Kate Mara Recalls Heath Ledger Taking Her 'Under His Wing' on the Set of Brokeback Mountain
Kate Mara is looking back on her experience on the set of Brokeback Mountain with fondness — thanks, in part, to the kindness of the late Heath Ledger.
The actress had a virtual chat with Andy Cohen for Thursday's episode of Watch What Happens Live, where she talked about her new Hulu miniseries A Teacher and how Ledger, who died at the age of 28 in 2008, had her back on the set of Brokeback Mountain, one of her first films.
After Cohen recalled how Mara, 37, played Ledger's character Ennis Del Mar's daughter in the film, she told the host, "I was 19, but he was only a few years older than me. It was pretty crazy."
"But he was the sweetest thing. That whole experience was really amazing," she continued. "And even though he was only a couple years older, he really took me under his wing, 'cause I hadn't worked that much."
"It was really special," Mara said.
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She also remembers playing her character, Alma Del Mar Jr., as a younger teen at director Ang Lee's request — and she credits Ledger for making it believable.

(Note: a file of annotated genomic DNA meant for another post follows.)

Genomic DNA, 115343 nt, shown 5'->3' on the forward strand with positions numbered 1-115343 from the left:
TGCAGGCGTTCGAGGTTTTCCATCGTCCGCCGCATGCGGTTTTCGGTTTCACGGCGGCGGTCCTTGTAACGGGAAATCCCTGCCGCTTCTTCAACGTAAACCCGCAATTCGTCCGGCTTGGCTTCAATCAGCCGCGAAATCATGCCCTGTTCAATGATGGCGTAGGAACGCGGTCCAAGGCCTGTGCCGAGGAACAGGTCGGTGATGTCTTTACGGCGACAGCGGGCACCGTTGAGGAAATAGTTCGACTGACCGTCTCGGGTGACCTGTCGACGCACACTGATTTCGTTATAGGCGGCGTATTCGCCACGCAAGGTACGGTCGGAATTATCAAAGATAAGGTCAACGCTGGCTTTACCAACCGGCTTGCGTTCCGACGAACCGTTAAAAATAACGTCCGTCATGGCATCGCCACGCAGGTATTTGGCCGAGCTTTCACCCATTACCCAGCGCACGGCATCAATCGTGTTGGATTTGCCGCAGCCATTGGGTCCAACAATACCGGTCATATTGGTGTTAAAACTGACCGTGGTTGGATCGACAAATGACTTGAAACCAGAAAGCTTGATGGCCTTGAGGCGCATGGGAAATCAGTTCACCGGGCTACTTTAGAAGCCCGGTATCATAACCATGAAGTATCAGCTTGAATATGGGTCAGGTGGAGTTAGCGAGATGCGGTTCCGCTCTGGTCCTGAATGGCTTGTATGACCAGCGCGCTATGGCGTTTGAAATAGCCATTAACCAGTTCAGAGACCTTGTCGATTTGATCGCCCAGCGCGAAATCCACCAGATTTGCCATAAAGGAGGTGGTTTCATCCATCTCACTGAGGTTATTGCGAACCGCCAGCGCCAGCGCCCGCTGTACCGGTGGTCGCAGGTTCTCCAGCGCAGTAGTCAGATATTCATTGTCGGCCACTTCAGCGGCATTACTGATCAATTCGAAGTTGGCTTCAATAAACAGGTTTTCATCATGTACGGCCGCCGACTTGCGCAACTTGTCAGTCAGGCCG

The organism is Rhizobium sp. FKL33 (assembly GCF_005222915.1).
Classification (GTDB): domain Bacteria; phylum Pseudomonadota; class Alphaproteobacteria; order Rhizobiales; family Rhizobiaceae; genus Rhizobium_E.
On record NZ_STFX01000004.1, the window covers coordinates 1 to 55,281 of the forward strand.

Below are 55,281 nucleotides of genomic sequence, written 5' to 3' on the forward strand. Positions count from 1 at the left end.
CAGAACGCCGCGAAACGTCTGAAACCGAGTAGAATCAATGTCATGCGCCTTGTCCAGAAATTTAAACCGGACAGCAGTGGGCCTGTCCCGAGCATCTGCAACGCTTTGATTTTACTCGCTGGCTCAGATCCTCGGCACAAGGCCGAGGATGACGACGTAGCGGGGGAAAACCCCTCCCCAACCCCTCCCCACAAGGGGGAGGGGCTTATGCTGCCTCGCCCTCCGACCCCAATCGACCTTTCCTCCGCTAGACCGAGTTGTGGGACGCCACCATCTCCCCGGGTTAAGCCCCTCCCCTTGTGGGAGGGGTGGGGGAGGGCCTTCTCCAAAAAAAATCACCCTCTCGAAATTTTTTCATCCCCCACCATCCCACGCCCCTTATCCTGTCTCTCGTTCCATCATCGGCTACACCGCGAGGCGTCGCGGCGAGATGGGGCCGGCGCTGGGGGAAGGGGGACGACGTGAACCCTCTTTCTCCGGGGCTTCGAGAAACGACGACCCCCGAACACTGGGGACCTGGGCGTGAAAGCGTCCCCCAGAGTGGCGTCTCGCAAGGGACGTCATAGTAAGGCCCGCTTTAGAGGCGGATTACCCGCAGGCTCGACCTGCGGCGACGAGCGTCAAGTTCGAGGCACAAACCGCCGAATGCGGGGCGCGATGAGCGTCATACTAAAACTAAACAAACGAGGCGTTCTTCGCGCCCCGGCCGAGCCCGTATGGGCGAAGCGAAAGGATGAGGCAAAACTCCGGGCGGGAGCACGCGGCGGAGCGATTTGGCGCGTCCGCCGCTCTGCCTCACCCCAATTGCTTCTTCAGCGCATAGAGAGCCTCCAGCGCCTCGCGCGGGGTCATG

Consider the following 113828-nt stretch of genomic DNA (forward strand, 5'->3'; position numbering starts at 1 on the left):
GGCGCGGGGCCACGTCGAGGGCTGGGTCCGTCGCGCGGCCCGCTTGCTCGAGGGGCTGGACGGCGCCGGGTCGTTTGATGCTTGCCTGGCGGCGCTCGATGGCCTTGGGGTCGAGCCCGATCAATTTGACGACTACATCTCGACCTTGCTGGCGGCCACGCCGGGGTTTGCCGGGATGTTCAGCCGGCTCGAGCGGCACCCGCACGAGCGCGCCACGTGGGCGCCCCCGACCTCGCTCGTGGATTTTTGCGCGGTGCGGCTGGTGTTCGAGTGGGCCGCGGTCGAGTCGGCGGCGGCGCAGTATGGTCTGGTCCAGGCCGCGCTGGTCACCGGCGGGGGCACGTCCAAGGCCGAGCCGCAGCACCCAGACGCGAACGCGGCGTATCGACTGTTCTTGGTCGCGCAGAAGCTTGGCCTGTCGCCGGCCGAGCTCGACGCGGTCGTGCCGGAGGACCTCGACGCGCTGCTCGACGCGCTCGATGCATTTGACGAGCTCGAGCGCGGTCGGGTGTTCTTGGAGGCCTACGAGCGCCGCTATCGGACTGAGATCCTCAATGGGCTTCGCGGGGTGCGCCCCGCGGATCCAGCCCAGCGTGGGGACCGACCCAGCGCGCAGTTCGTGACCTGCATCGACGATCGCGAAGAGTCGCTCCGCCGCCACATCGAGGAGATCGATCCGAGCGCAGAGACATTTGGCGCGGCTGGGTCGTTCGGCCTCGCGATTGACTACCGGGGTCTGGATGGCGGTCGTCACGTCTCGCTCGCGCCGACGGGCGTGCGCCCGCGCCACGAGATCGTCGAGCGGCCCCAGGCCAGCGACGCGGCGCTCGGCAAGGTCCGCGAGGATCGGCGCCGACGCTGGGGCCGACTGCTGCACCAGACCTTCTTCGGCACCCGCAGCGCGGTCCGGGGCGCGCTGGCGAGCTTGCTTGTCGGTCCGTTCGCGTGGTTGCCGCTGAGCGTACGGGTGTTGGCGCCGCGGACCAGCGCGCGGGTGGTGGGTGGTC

"I was like, 'This is never gonna work. We're only, I don't know, five years apart,' or something. But Heath was so amazing and he made it work," Mara said.
By 2005, the year of Brokeback Mountain's release, Mara was fairly new on the film scene. Ledger had already made a name for himself in movies like 10 Things I Hate About You, The Patriot, and A Knight's Tale.
Brokeback Mountain explores the unexpected love story between two sheepherders (Ledger's Ennis Del Mar and Jake Gyllenhaal's Jack Twist) in the American West across two decades. Michelle Williams and Anne Hathaway also star, as their respective wives. Ledger was nominated for the Best Actor Academy Award for the role.
After Ledger's death, Lee, now 66, said in a statement to PEOPLE that losing him was "heartbreaking" and added, "Working with Heath was one of the purest joys of my life."
"He brought to the role of Ennis more than any of us could have imagined – a thirst for life, for love and for truth, and a vulnerability that made everyone who knew him love him," the director said.
After completing the film in 2005, Lee spoke to PEOPLE about working with his leading man. "He understood the cowboy way, just in the way he posed, and his body language and how it developed over the course of the film," he said at the time.
He also believed that Ledger really grasped and empathized with his character's darker elements. "He understood the shyness and vulnerability and isolation of the character," said Lee. "He really got that. And he did it while carrying the Western aura."
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